STW3-VI (Hypericum perforatum L.) has been extensively used for the treatment of depression and anxiety disorders for its antidepressant and stress-reducing pharmacological properties (Butterweck et al., 1998; Butterweck, 2003; Linde et al., 2008; Grundmann et al., 2010) and contains hypericin, hyperforin and flavonoids (EMA/HMPC/101304/2008). So far, much research has been done in the identification and characterization of the active components of SJW with an antidepressant effect. The antidepressant properties may be a combination of the various components of SJW with potentially synergistic effect. In this context, hypericin and the flavonoids, or hyperforin display some effects in pharmacological models, but none of them alone appears indispensable for the therapeutical antidepressant efficacy (Butterweck and Schmidt, 2007). Until now there is not known a sole constituent of SJW extract with equivalent antidepressant activity which can represent the activity of the total extract. Thus, the whole extract must be considered as active with antidepressant properties.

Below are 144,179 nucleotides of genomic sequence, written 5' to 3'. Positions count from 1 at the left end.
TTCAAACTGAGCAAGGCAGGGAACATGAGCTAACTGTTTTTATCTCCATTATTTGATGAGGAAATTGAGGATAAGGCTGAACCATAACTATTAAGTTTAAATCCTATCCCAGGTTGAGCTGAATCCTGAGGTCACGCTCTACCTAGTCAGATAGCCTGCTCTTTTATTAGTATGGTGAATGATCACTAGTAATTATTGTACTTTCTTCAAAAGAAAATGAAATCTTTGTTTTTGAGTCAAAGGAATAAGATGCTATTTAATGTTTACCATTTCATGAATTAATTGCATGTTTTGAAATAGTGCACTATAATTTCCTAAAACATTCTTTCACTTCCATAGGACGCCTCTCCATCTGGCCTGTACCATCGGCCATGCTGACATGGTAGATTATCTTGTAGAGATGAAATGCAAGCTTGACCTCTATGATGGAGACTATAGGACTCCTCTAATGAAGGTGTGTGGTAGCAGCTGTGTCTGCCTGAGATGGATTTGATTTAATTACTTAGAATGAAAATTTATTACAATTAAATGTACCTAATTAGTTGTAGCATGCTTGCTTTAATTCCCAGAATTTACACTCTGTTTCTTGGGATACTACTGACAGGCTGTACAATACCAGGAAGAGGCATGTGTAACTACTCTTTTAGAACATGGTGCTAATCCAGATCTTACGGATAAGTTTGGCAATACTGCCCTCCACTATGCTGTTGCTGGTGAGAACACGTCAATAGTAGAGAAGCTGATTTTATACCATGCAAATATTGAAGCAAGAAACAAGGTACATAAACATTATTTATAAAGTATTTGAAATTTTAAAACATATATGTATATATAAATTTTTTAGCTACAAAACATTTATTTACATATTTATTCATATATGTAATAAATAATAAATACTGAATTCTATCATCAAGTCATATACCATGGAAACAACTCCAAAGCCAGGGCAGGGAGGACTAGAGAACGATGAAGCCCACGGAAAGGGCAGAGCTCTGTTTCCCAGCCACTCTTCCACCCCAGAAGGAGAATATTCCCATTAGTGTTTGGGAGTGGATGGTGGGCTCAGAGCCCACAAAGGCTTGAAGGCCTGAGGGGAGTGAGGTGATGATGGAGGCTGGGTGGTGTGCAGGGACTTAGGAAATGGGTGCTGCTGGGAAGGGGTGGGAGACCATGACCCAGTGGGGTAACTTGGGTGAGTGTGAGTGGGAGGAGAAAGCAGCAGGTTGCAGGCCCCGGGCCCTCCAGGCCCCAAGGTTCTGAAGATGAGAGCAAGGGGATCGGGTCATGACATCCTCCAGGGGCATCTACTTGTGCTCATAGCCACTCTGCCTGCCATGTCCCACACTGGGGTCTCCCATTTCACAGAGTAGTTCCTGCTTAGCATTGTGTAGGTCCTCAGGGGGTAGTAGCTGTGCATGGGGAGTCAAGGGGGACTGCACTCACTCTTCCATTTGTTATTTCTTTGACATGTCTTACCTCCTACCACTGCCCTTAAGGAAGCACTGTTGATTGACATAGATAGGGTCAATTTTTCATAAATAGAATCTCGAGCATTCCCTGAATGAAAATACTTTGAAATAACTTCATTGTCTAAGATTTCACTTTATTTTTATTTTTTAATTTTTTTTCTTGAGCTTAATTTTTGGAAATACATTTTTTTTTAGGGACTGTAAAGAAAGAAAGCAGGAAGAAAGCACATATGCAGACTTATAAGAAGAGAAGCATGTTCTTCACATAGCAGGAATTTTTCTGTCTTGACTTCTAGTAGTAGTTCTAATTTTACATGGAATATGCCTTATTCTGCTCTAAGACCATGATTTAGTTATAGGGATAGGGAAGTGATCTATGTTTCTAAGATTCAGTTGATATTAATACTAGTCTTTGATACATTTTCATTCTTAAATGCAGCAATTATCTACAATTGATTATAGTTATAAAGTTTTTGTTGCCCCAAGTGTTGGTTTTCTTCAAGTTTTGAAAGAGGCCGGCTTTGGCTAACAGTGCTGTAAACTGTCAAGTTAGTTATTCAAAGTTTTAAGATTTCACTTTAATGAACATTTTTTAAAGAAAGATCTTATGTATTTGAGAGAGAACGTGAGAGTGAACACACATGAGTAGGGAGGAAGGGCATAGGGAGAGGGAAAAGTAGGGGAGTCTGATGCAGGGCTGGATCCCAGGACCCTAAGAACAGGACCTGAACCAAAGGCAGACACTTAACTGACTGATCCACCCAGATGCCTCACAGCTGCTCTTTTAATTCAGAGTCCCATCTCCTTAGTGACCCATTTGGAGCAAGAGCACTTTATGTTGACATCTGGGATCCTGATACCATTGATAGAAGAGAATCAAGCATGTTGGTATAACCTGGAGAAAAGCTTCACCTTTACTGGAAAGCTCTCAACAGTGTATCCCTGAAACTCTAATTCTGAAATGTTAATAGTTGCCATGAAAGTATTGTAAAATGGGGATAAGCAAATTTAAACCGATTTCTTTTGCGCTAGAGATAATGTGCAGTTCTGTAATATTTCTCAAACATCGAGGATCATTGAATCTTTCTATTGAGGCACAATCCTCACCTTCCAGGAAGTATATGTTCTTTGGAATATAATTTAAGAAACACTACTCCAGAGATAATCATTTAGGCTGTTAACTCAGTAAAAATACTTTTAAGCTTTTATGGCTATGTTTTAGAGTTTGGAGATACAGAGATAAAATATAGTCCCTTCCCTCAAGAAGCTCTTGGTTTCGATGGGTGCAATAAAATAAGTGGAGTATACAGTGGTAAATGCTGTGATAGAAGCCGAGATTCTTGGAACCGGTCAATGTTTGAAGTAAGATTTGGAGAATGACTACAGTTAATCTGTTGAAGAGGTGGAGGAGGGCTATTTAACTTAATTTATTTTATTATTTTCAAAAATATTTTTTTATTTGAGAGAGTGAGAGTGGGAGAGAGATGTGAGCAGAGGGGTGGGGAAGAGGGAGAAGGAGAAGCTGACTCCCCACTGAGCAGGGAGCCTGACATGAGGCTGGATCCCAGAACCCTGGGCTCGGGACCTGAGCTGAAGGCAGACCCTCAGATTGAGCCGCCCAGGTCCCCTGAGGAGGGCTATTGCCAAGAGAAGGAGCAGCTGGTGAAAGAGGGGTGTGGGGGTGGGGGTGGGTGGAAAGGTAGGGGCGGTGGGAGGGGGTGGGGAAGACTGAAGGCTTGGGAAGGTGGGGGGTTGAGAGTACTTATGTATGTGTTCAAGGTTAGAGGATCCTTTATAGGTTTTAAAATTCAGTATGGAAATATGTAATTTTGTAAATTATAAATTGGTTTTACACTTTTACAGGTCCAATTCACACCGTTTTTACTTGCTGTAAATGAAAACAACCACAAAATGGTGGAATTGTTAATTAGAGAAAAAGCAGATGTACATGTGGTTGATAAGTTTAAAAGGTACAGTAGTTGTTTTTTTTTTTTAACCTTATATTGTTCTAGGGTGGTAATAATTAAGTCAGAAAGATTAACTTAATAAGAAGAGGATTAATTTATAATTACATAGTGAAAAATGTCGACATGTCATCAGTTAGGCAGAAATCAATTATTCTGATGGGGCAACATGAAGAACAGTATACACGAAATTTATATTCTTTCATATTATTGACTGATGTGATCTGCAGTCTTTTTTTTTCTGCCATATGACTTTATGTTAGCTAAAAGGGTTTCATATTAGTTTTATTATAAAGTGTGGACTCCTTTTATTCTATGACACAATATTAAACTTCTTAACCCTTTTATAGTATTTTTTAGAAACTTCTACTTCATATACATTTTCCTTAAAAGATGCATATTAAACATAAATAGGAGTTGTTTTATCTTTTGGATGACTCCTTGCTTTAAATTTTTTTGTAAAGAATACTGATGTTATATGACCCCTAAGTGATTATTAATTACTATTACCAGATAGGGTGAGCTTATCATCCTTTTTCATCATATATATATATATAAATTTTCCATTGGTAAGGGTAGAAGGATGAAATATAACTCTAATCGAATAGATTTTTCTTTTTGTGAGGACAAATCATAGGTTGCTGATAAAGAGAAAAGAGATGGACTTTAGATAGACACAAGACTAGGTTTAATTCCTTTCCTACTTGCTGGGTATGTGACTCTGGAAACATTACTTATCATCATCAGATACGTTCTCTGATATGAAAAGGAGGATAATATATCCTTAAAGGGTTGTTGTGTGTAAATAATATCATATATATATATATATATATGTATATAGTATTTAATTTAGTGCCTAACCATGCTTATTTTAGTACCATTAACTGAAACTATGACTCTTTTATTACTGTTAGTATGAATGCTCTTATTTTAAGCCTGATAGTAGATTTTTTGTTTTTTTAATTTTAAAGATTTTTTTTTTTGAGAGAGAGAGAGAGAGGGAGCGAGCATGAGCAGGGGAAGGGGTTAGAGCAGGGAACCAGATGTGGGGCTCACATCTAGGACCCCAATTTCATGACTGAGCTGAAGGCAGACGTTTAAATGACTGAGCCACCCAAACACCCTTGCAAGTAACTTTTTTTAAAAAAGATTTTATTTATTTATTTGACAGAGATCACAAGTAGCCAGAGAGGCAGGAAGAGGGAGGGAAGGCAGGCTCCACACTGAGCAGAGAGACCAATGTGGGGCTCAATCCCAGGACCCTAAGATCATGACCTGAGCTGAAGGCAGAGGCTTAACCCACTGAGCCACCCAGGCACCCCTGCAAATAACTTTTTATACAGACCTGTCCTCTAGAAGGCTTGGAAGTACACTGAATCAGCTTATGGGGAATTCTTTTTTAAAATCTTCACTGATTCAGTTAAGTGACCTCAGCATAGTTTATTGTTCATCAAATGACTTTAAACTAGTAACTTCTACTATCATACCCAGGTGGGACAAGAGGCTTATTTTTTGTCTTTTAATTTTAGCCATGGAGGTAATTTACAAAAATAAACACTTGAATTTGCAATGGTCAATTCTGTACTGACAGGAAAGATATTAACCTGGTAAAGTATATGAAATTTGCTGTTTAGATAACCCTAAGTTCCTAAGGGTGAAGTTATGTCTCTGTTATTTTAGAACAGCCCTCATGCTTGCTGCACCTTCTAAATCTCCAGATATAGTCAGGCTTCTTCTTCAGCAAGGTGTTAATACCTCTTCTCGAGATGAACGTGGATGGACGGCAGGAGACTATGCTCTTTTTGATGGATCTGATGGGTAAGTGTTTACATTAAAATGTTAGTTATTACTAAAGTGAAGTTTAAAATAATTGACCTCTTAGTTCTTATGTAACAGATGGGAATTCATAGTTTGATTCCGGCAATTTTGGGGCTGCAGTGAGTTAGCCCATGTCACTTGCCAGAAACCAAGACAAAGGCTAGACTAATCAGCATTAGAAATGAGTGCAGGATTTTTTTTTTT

Moreover, it was suggested that dysfunction of the glutamatergic system may be involved in the pathophysiology of depression (Skolnick et al., 1996), because depression was found to be associated with abnormal high accumulation of the neurotransmitter glutamate in the brain (Sun et al., 2010). Therefore, environmental stress, which increases glutamate, has dramatic impact on the morphology of the brain tissue and neuronal plasticity (Sun et al., 2010). Under pathological conditions, like brain injury and neurodegenerative diseases, glutamate may be, may be neurotoxic via excitotoxicity or oxidative stress (Lau and Tymianski, 2010; Okubo et al., 2010; Chhunchha et al., 2013). Because glutamate-induced excitotoxicity is mainly mediated by NMDA receptors (Lau and Tymianski, 2010) which are expressed by mature primary hippocampal neurons (Caldeira et al., 2007), immortalized cell lines, such as the immortalized mouse hippocampal neuronal HT-22 cell line are valuable tools for mechanistic studies. However, it is noteworthy to mention that mouse hippocampal HT-22 do not express NMDA receptors under normal culture conditions. Recent studies have shown that differentiated hippocampal HT-22 cells revealed more post-mitotic characteristics of neurons like outgrowth of neurites and expression of cholinergic receptors and markers (Suo et al., 2003; Liu et al., 2009; He et al., 2013). In accordance with these publications, upon differentiation conditions as described by others (Suo et al., 2003), we were able to obtain cells with neuronal characteristics. Our cells showed neuron-like triangular shape, extended neurites outgrowth and functioning NMDA receptor expression with capacity to respond to glutamate or NMDA neurotoxic stimulation. It is worth mentioning, that also undifferentiated HT-22 cells respond to glutamate-induced cytotoxicity, but only at concentrations of 2.5 mM (He et al., 2013) or 5 mM glutamate (Breyer et al., 2007), whereas in differentiated mouse hippocampal HT-22 neurons, cytotoxicity can be induced with glutamate concentrations as low as 0.03 mM (He et al., 2013). Under experimental conditions, using the protocol of Suo et al. (2003), in differentiated mouse hippocampal HT-22 neurons viability was reduced with 0.1 mM glutamate, additionally indicating that we used differentiated mouse hippocampal HT-22 neurons.